Litigation holding Lincoln Road properties “hostage” takes new turn

947 Lincoln Road, Michael Comras and 940 Lincoln Road
947 Lincoln Road, Michael Comras and 940 Lincoln Road

Litigation blocking the multimillion-dollar sale of two properties on Lincoln Road could be nearing an end after a judge ruled in favor of the owner, Leon Zwick, in a three-year dispute with Michael Comras and his partners the Cayre family of New York. Yet, Comras and Cayre vow to appeal the judge’s decision, according to their attorney.

At issue are two buildings at 940 Lincoln Road and 947 Lincoln Road in Miami Beach, which Zwick and his late brother bought in 1984 and 1986. Current tenants include Finnegan’s and Timeless Cosmetics.

The deal

In October 2012, Zwick entered into a deal to sell 940 Lincoln and 947 Lincoln to an entity managed by Comras and the Cayre family  including Robert Cayre and his uncle Harry Adjami  according to legal documents.

Soaring property values on Lincoln Road

Just up the street this September, Comras and his partner Jonathan Fryd sold the entire block from 1001 to 1035 Lincoln Road to Spanish billionaire Amancio Ortega for $370 million, or $7,708 per square foot for the land and $4,933 per square foot for the buildings. The transaction marked one of the largest real estate deals in Miami-Dade history.

In the 2012 Comras and Cayre deal, the property at 947 Lincoln was to sell for $25 million and 940 Lincoln for $61 million, according to a 96-page deposition from Comras. That equates to about $3,822 per square foot for the land and an average of $1,911 per square foot for the buildings.

Miami-Dade property records show that back in the mid-’80s, the Zwick entity had paid $301,000 for 947 Lincoln Road and $585,000 for 940 Lincoln Road. The buildings, with 8,625 square feet and 36,377 square feet, were built in 1925 and 1926, respectively.

Deal to sell is derailed

On Dec. 19, 2012, nine days before the scheduled closing, Zwick’s sister, Bella Miller, sued both sides involved in the deal in an attempt to prevent the sale from closing, legal filings show. The notice of lis pendens claimed she had a right to the ownership of both properties.

At the same time, Comras and Cayre were becoming concerned that the seller was not complying with pre-closing obligations to remove existing tenants from the building, legal documents show.

On Dec. 28, 2012, the buyers exercised their right to terminate the contract and requested the return of deposits. Their attorney, Todd Legon, partner in Legon Fodiman, said they had been told that the seller could not go forward with the sale because of the sister’s suit, and that Zwick would re-enter into a contract once that issue was resolved. “It was an oral promise that they said we will redo the contracts,” Legon told The Real Deal. Zwick’s attorney Michael Schlesinger said his client disputes that allegation.

Zwick agreed to the cancellation, and Comras and his partners received their deposits back: $5.5 million for 940 Lincoln and $2.3 million for 947 Lincoln, said Schlesinger, of Schlesinger & Associates, who is co-counsel along with William Davis of Foley & Lardner.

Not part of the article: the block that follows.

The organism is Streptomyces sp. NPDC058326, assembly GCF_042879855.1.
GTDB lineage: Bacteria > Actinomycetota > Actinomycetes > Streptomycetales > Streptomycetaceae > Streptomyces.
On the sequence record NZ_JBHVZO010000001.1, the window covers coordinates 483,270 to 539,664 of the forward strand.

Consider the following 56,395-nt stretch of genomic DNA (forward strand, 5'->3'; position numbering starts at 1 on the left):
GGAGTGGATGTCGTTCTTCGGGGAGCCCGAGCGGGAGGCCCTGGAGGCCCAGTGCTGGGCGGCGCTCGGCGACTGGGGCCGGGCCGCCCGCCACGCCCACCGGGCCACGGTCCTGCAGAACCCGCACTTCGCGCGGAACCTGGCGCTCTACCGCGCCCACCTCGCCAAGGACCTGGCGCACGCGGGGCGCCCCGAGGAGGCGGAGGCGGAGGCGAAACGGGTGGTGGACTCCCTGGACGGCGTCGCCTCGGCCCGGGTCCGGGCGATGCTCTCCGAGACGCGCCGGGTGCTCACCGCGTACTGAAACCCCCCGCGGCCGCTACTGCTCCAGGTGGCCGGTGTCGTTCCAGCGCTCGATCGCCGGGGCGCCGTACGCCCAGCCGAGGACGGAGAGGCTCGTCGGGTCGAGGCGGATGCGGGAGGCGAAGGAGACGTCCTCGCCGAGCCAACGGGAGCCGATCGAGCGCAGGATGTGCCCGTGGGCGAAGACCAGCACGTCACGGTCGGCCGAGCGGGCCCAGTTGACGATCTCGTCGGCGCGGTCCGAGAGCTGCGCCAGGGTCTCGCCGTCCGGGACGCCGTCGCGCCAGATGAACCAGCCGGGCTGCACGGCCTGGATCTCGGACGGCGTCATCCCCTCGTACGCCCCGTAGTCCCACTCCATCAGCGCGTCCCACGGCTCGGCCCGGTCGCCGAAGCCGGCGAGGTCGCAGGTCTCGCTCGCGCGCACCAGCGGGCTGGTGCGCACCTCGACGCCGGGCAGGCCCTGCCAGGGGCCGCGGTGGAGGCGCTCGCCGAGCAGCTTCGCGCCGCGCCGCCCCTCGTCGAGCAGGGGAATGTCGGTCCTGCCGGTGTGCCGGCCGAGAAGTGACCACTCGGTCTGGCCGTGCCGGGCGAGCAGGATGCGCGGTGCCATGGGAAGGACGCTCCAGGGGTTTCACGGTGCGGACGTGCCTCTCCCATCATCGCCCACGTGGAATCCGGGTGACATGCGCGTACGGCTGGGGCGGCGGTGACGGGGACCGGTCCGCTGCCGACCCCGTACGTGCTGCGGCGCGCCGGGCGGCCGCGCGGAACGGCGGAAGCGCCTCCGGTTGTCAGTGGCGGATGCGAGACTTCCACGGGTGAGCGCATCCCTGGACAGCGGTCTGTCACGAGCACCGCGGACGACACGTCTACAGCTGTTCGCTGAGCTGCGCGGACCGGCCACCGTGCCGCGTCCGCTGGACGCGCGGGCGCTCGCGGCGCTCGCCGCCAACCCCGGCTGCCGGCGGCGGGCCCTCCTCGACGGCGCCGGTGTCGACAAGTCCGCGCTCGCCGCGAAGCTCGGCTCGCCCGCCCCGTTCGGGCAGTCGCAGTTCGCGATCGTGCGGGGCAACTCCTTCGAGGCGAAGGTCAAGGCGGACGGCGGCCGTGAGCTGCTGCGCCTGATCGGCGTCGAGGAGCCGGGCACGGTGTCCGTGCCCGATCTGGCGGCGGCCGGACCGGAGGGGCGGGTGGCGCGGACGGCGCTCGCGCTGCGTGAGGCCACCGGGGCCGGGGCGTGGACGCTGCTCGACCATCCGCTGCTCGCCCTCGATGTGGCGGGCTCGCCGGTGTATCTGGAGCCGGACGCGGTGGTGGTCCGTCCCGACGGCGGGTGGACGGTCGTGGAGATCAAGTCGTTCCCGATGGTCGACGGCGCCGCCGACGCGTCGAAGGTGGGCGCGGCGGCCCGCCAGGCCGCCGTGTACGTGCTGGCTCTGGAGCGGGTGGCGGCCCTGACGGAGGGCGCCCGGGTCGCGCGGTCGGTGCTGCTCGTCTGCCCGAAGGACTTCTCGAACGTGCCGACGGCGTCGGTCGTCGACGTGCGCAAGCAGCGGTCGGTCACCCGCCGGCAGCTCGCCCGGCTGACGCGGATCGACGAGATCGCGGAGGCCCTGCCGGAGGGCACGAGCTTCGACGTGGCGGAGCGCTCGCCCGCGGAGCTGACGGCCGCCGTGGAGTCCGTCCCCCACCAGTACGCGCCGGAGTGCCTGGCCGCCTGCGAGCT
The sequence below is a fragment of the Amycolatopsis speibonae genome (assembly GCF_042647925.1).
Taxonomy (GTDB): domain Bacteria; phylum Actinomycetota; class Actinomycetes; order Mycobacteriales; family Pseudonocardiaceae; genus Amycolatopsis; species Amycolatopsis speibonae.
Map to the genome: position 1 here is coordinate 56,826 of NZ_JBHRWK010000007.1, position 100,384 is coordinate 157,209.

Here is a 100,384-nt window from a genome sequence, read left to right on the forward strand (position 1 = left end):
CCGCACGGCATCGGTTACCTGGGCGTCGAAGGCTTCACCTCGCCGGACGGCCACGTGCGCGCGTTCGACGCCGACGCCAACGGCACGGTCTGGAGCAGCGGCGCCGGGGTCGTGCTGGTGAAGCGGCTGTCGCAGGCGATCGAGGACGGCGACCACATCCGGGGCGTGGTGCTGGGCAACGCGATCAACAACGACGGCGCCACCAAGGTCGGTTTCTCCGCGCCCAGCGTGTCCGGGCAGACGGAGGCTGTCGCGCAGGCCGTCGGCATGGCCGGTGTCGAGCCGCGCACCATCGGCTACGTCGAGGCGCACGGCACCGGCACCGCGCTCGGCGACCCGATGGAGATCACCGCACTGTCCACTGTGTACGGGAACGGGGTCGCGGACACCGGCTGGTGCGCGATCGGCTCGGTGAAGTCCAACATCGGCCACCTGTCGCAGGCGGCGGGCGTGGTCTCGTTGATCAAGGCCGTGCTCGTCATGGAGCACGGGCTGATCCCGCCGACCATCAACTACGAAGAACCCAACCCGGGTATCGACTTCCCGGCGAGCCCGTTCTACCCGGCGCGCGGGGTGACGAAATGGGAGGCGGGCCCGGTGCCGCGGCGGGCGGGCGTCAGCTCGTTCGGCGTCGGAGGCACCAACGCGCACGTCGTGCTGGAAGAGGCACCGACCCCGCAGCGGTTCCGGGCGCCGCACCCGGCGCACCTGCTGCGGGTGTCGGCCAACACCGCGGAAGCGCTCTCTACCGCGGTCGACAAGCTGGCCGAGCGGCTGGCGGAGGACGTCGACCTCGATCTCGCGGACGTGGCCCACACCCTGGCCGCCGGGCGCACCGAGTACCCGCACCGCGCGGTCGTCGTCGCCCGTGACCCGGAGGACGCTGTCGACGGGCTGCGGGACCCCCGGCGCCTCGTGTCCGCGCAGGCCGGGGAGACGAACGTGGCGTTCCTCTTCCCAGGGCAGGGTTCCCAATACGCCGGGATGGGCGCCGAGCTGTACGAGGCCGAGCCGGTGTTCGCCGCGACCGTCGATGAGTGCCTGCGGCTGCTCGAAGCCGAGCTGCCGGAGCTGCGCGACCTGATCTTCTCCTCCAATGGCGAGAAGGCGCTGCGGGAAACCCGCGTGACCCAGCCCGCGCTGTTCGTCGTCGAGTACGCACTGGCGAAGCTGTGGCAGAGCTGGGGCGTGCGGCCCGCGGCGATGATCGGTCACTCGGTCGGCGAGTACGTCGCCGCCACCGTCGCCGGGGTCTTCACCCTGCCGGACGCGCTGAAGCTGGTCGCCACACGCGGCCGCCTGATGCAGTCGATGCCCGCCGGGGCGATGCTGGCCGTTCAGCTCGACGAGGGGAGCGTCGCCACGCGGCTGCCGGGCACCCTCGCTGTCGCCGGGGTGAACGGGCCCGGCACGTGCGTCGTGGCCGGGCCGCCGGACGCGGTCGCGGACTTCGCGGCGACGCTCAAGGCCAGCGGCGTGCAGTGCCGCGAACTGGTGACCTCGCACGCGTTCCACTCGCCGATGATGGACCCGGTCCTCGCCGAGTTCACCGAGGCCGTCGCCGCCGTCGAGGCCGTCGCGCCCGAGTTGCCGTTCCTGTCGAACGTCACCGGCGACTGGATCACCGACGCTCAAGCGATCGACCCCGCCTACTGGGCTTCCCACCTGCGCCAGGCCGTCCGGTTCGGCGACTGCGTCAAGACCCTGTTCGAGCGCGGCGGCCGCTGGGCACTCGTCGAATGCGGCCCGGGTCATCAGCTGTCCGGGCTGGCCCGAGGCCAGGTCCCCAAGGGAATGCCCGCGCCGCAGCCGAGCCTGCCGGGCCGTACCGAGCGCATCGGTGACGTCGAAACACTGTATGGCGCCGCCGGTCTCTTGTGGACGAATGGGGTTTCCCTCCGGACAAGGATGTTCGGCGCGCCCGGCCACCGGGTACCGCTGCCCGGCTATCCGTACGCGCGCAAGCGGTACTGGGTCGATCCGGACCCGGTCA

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New buyer emerges 

Zwick then entered into a separate contract to sell 947 Lincoln to the Richard Chera family, also of New York, Schlesinger said.

The deal was signed the day after the termination, but email correspondence shows it was arranged while Comras and Cayre’s deal was still pending and before it was terminated, in violation of exclusivity and “no shop” provisions, Legon said.

Litigation follows

According to Schlesinger, Comras and Cayre were upset with the pending sale, and sued Zwick in February 2013 in three different complaints. One stated that Zwick asked them to cancel and gave them an oral extension to buy the property for the same price in the future. Another said they had an option of first refusal to buy the property. And the third said they were fraudulently induced to cancel.

“We did not seek to enforce an oral promise,” Legon said. “What we were saying is that we were fraudulently induced to terminate the contracts.”

New deal in flux

Schlesinger told TRD that Chera is under contract with Zwick for 947, but “we can’t close until the case closes.” He declined to disclose the sale price. “We can’t transfer title. All the litigation is holding up the sale of the building.”

Zwick moved for summary judgment, and last month, Miami-Dade Circuit Court judge Migna Sanchez-Llorens granted it, except for one count of breach of contract. She also dissolved Zwick’s sister’s lis pendens, which had been dismissed by another court in November 2013 for lack of merit, and was affirmed on appeal.

The next chapter

“Now 947 is close to being sold to Chera, and 940 is closer to being free so Zwick can do what he wants with it,” Schlesinger told TRD. “They used the legal system to hold these buildings hostage for three years.”

Yet Legon said Comras and Cayre will “definitely” appeal.

“We’re disappointed with the court’s ruling, but this case is far from over. We have substantial damages claims for breach of contract that we intend to vigorously pursue,” Legon said, declining to provide a figure, “in addition to our appellate rights.”